What’s the Future of Amtrak?

Billy House

Things really broke down several weeks ago when Rep. John Larson, D-Conn., invited House Transportation and Infrastructure Committee Chairman Bill Shuster to his state to chat up federal investment in transit and other infrastructure needs.

That is, the Amtrak train they boarded in New Haven for a ride to Hartford stopped after it left the station, the lights went out, and, ultimately, it had to be towed back to New Haven. Larson, Shuster, and state Transportation Commissioner James Redeker had to finish the trip by car.

“More than ironic,” Larson recalled.

Lawmakers and transportation-policy experts say the upcoming months could be pivotal for America’s passenger-rail system.

With the five-year Passenger Rail Investment and Improvement Act expiring in September, lawmakers must address contentious issues to craft a reauthorization bill: How to deal with aging infrastructure in fiscally constrained times? How to address calls for the privatization of some routes and the rejiggering of state-federal cost-sharing relationships? What is the very future of some long-distance corridors?

Many lawmakers, including Democrats and some Northeastern Republicans, note that the nation’s intercity rail provider has set ridership records in nine of the past 10 years, including a record 31.2 million passengers in 2012, up from 21.7 million in 2002.

But Washington’s deficit hawks, some of whom have long targeted Amtrak, want to reduce or eliminate subsidies to passenger rail. Some also question the continuation of money-losing routes that help wipe out Amtrak’s profits from its busiest route, the Northeast Corridor between Boston and Washington.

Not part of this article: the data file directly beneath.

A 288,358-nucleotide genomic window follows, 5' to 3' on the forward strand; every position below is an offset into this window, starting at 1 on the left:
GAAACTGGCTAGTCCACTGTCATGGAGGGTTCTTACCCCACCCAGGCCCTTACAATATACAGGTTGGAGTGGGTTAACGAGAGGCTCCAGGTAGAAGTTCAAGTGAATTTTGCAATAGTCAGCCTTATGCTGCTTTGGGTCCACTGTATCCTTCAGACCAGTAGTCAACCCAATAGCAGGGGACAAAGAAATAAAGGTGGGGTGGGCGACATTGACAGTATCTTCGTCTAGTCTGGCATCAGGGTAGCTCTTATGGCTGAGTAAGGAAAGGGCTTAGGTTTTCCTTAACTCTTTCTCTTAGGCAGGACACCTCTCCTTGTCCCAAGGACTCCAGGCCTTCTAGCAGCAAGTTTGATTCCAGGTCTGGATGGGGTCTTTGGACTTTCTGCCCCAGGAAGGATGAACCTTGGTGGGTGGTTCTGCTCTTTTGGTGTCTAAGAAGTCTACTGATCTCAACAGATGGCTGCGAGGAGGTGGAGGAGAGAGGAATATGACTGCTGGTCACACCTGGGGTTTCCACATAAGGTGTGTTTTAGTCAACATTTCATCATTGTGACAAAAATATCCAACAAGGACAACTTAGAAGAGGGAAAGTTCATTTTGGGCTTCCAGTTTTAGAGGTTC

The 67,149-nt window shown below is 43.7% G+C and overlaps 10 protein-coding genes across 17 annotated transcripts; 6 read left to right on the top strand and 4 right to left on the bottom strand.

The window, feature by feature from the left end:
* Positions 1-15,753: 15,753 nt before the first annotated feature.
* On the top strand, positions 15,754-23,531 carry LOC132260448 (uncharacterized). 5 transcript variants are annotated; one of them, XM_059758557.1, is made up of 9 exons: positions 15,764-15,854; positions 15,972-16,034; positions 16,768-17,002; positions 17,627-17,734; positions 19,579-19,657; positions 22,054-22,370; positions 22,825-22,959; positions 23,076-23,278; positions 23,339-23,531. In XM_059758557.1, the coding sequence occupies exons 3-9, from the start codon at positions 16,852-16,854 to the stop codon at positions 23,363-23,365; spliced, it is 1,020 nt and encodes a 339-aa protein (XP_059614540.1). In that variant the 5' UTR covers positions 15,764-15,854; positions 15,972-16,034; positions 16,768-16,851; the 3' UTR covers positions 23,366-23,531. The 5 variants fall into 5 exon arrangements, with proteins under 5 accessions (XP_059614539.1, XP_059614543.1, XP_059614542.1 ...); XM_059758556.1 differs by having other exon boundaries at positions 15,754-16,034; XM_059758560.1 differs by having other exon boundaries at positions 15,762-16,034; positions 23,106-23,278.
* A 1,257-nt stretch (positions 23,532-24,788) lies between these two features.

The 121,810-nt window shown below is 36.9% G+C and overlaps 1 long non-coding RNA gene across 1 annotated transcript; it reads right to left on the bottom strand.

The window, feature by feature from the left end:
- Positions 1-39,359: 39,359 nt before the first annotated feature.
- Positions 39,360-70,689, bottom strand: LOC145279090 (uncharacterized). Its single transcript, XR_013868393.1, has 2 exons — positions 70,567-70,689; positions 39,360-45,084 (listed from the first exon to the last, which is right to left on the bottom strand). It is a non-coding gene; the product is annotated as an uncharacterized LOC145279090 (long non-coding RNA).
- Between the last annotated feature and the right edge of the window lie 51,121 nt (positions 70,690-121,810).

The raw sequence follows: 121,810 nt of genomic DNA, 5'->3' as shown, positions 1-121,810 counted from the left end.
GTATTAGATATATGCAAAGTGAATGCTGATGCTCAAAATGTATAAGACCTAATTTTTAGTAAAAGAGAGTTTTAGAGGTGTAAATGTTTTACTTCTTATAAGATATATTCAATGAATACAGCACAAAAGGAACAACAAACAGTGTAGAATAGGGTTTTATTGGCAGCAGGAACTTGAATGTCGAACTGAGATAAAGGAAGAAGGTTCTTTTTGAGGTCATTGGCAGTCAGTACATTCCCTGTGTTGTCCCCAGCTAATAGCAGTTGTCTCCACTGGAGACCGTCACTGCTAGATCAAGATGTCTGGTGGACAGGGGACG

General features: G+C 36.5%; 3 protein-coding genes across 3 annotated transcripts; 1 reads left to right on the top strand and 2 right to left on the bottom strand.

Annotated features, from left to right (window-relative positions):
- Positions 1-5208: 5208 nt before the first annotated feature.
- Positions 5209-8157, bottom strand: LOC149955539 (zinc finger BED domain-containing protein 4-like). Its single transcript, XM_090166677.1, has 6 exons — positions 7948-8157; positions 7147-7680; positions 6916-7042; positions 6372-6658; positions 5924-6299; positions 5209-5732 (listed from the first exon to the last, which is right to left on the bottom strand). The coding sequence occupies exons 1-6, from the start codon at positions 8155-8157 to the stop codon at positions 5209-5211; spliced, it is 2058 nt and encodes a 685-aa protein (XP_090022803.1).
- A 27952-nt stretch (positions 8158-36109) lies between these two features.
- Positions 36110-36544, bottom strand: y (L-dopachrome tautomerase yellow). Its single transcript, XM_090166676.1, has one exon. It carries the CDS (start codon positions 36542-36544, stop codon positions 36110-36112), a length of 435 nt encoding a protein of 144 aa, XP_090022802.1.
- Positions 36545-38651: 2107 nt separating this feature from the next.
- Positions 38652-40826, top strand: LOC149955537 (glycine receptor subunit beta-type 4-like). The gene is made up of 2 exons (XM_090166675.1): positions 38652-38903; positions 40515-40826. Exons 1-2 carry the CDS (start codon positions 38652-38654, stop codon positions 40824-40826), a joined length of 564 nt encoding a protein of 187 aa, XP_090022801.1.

Rep. John Mica, R-Fla., one of the most vocal Amtrak detractors, no longer holds the top seat on the Transportation Committee. Still, he has not relented in his push against the service; he calls for privatizing parts of Amtrak, including the Northeast Corridor. Mica continued his mantra at a hearing earlier this month, calling Amtrak a “costly monopoly” run with a “Soviet-style mentality.”

Shuster, who headed the Transportaion panel’s Railroads, Pipelines, and Hazardous Materials Subcommittee before taking over at the full committee (Rep. Jeff Denham, R‑Calif., now has that subcommittee’s top seat), has been a cosponsor with Mica on legislation to let private companies bid to operate rail service in the Northeast.

Yet Shuster also has sent out early signals he wants to proceed along a more moderate—or perhaps even bipartisan—track as chairman, and he has made it clear he’s committed to getting a rail reauthorization done this year. He has talked openly about building his relationship with ranking member Nick Rahall, D-W.Va., and has underscored his belief in the federal government’s role in transportation as important to the economy.

Of passenger rail, specifically, Shuster in March told a gathering of the American Association of State Highway and Transportation Officials, “I’ve watched, in the last 40 years, the debate in Congress. Republicans used to stand up and say, ‘Amtrak has failed; sell it off and do away with it all.’ I don’t agree with that. There is a need for passenger rail in this country.”

At the same time, Shuster also said, “I think it’s wrong that we can’t get Amtrak to a place where they’re not taking big subsidies from the federal government. They can get to a place where they may be able to get close to break-even.”